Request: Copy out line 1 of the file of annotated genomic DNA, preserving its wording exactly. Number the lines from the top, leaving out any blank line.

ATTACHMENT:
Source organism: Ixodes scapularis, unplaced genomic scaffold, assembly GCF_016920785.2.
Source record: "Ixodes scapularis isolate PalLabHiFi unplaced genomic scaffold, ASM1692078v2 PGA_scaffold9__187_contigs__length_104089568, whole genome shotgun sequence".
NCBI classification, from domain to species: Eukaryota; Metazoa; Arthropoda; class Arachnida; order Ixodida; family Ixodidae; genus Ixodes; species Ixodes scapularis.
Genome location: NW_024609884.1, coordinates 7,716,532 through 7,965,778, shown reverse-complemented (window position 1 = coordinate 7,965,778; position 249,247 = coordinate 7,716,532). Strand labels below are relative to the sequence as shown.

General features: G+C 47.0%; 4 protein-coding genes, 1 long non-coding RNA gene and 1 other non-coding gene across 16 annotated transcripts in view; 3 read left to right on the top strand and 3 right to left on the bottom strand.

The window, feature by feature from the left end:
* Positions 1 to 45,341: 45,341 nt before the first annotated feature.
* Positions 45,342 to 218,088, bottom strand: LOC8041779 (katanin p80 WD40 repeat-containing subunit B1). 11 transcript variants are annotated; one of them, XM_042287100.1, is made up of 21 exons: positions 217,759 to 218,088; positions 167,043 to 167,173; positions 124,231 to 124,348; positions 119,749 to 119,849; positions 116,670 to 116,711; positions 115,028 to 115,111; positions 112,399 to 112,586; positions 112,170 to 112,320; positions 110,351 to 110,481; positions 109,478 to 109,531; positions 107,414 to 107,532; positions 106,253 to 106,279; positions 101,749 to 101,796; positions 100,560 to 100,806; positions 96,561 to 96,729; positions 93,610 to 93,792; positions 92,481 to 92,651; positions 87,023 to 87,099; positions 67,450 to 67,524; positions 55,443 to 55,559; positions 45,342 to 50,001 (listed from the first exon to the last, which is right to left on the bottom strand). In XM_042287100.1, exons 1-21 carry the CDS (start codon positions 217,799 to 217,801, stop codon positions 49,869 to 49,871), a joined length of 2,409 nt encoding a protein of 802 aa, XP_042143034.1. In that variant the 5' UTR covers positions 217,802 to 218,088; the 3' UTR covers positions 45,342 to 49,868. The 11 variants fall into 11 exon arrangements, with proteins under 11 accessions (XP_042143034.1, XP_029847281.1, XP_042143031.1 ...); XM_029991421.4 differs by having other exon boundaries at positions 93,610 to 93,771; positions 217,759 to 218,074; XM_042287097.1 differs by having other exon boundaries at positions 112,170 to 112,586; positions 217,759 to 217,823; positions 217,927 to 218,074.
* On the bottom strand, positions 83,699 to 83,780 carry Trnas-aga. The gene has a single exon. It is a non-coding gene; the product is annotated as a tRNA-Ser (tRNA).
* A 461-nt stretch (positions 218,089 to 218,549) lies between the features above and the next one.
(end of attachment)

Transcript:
Source organism: Ixodes scapularis, unplaced genomic scaffold, assembly GCF_016920785.2.